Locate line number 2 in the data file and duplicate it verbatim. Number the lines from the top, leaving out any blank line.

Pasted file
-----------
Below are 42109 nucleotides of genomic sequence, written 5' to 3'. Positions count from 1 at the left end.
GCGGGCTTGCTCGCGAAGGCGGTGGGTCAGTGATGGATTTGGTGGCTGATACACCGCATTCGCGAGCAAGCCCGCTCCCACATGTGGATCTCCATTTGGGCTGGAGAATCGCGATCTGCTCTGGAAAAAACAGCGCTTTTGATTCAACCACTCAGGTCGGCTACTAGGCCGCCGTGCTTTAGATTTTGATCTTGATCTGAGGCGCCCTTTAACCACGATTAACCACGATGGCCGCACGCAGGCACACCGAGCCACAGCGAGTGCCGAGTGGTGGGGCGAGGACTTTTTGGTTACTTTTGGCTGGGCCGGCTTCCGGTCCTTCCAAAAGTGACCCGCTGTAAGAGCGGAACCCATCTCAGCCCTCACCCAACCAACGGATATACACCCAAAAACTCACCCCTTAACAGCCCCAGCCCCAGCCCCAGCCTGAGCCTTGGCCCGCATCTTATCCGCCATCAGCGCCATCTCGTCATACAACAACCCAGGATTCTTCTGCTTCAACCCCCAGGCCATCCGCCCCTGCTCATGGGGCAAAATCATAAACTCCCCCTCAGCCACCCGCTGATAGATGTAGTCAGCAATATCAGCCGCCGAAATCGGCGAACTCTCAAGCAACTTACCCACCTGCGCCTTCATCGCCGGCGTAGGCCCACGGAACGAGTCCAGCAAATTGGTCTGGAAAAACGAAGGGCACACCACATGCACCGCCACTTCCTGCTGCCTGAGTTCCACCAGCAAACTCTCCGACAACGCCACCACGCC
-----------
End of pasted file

GCGGGCTTGCTCGCGAAGGCGGTGGGTCAGTGATGGATTTGGTGGCTGATACACCGCATTCGCGAGCAAGCCCGCTCCCACATGTGGATCTCCATTTGGGCTGGAGAATCGCGATCTGCTCTGGAAAAAACAGCGCTTTTGATTCAACCACTCAGGTCGGCTACTAGGCCGCCGTGCTTTAGATTTTGATCTTGATCTGAGGCGCCCTTTAACCACGATTAACCACGATGGCCGCACGCAGGCACACCGAGCCACAGCGAGTGCCGAGTGGTGGGGCGAGGACTTTTTGGTTACTTTTGGCTGGGCCGGCTTCCGGTCCTTCCAAAAGTGACCCGCTGTAAGAGCGGAACCCATCTCAGCCCTCACCCAACCAACGGATATACACCCAAAAACTCACCCCTTAACAGCCCCAGCCCCAGCCCCAGCCTGAGCCTTGGCCCGCATCTTATCCGCCATCAGCGCCATCTCGTCATACAACAACCCAGGATTCTTCTGCTTCAACCCCCAGGCCATCCGCCCCTGCTCATGGGGCAAAATCATAAACTCCCCCTCAGCCACCCGCTGATAGATGTAGTCAGCAATATCAGCCGCCGAAATCGGCGAACTCTCAAGCAACTTACCCACCTGCGCCTTCATCGCCGGCGTAGGCCCACGGAACGAGTCCAGCAAATTGGTCTGGAAAAACGAAGGGCACACCACATGCACCGCCACTTCCTGCTGCCTGAGTTCCACCAGCAAACTCTCCGACAACGCCACCACGCC